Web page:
MK: That is a really good question! I really like how deep you think! But even so, I cannot really answer your question but I’ll try. Techno was a big sign of a change in the society.  I think Techno just expressed a lot of the new feeling which came with the political changes: everything was possible!  The ‘wall’ came down, which was unbelievable!!! The Cold War was over. All these patterns of life and politics are not right anymore. We wanted to live together and not separated! And

techno was a music without rules, unpredictable, crazy, outstanding, new sounds never heard, a new way to produce tracks, no big radio or major labels supporting it. It was the soundtrack of the new generation that wanted to be different from the old stiff generation.  Techno was a big revolution and united people from different countries and continents, the Berlin Loveparade pulled people from all over the world and we all danced together.

MM: ‘Terminal ‘is quite a powerful and profound name to be used in representing an idea a brand or product. How would you define your label ‘Terminal M’ and what does it mean to you?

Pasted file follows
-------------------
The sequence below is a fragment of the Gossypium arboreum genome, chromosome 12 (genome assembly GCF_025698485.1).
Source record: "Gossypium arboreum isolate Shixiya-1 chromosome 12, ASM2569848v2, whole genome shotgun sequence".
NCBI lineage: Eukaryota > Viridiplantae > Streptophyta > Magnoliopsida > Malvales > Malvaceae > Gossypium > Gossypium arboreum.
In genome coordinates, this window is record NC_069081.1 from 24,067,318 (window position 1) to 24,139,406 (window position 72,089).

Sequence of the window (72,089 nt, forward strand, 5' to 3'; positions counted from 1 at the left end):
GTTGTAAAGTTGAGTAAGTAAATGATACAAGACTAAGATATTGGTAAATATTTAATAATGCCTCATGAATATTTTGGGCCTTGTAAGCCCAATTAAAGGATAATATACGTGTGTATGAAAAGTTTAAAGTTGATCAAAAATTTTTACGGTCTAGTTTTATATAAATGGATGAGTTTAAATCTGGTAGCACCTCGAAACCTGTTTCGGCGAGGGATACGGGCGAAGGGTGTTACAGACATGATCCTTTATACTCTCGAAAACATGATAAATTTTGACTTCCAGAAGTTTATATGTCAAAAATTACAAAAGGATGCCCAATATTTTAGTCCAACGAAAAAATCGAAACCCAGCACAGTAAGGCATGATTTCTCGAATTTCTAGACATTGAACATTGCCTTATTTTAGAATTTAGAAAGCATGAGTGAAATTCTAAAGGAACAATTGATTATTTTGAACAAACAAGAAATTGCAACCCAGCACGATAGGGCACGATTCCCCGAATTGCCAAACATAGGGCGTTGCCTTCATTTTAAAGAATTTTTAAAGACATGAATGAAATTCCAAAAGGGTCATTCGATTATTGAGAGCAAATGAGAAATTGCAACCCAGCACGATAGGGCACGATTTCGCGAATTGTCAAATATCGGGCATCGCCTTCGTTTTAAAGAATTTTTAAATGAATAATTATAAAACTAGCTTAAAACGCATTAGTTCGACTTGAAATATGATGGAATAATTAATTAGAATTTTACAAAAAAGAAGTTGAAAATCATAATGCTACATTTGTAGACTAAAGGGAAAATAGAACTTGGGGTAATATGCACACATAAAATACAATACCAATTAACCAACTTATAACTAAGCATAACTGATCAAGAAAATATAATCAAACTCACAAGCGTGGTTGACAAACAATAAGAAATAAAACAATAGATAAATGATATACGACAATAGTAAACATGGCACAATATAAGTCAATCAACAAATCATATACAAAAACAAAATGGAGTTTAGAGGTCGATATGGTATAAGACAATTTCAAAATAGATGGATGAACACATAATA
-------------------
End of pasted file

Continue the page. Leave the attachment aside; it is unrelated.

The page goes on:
MK: I choose that name because for me an airport or train station is a place where you go for travel, music is also traveling just in a different direction, like the release or the artist on a label. And last but not least mostly I met my colleagues when I travel to an airport so it is a meeting place. And the letter M… let your phantasy play… Music, Monika.

MM: Is music all about escapism, is all just a ‘holiday for the mind’ or is there a deeper fundamental healing process contained within its notes?